Second, this dovetails with the unambiguous fact that the Constitution was designed and enacted to limit federal power, not expand it. Check the Ninth and Tenth Amendments if you doubt it. Unlike the Marines example which can be traced directly to a clearly enumerated power granted in the Constitution, liberals have to either fit these other powers in the vague “general welfare” category or use convoluted arguments in several steps to fit enumerated powers. For example, creating “green jobs” and bailing out the auto industry could both be considered national security issues since we are dependent on foreign oil, we seem to be the world’s poster child for environmental destruction (which is laughable), and the stability and growth of our economy is so vital to the world. Voila, the justification for federal control. All we have to do is appoint a czar.
But it is the very expansion and centralization of power in the federal government that has created a perceived need for these officials. No president can possibly maintain a handle on all of these issues. So expansion creates the need the president can fill extra-constitutionally because no one is complaining. And those pesky limits on federal power drafted by old, dead white guys? We can just ignore that part.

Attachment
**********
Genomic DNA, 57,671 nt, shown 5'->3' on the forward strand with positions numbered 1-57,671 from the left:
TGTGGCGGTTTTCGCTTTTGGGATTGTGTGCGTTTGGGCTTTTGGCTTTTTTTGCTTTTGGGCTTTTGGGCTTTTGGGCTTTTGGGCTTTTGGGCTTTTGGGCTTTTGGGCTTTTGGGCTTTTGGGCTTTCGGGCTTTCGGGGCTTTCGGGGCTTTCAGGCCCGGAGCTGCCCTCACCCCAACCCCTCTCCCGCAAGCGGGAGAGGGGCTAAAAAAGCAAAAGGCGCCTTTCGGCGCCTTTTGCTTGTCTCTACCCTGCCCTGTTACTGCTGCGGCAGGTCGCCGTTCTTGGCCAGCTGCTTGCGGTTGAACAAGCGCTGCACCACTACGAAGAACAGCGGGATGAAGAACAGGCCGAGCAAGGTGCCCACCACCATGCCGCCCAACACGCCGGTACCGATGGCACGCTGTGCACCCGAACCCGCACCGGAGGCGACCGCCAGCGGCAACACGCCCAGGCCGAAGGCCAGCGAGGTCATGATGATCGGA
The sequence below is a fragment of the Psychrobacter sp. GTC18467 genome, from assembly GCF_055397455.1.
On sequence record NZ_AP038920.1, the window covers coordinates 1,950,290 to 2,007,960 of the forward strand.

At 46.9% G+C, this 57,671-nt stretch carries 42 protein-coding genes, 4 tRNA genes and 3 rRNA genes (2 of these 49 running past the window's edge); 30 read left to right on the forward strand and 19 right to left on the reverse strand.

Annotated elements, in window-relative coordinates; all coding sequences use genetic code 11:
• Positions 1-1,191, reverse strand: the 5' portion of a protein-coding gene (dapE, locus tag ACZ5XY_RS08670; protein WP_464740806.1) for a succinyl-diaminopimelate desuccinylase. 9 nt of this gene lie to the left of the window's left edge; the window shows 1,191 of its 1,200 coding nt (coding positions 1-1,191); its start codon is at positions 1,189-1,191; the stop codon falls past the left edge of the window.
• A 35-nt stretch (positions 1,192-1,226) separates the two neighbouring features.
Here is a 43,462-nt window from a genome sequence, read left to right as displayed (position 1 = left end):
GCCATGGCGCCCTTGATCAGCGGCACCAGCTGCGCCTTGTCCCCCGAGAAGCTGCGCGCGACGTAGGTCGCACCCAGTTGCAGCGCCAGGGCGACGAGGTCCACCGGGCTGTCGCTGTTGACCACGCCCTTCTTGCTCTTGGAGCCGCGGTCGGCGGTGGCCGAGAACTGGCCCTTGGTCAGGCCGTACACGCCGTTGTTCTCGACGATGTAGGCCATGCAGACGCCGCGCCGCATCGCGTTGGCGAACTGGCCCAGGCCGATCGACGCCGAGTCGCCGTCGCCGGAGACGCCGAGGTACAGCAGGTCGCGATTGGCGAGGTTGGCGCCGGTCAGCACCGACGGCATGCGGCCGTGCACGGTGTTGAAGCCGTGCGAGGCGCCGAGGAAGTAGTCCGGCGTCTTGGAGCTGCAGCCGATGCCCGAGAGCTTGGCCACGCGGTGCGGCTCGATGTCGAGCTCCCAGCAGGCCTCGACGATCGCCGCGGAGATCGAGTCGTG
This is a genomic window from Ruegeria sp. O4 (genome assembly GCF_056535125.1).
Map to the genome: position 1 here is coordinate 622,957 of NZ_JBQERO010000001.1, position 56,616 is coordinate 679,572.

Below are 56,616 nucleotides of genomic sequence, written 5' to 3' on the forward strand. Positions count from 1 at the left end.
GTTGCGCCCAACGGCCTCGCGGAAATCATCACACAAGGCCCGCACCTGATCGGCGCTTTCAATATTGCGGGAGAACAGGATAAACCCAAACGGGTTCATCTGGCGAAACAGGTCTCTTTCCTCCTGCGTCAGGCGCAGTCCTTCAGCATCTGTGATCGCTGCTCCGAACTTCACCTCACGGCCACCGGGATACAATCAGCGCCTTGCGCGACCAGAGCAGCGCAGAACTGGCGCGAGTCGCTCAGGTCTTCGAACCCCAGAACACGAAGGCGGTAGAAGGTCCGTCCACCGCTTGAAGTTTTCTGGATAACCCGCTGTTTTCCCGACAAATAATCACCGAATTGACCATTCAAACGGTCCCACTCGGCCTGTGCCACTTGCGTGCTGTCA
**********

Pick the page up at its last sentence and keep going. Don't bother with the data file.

Well, I’m complaining and I’m not ignoring it. Neither should you. It’s time to scale back federal power to cover only those areas necessary for federal involvement. I’ve believed this for years but now that I’m “czar-struck” with the revelations about the radicals President Obama has appointed, I’ve reached my limit.
It’s time to depose the czars and eliminate their positions.
Let them go work for ACORN. I hear they have some openings.
Crossposted from The Los Angeles Examiner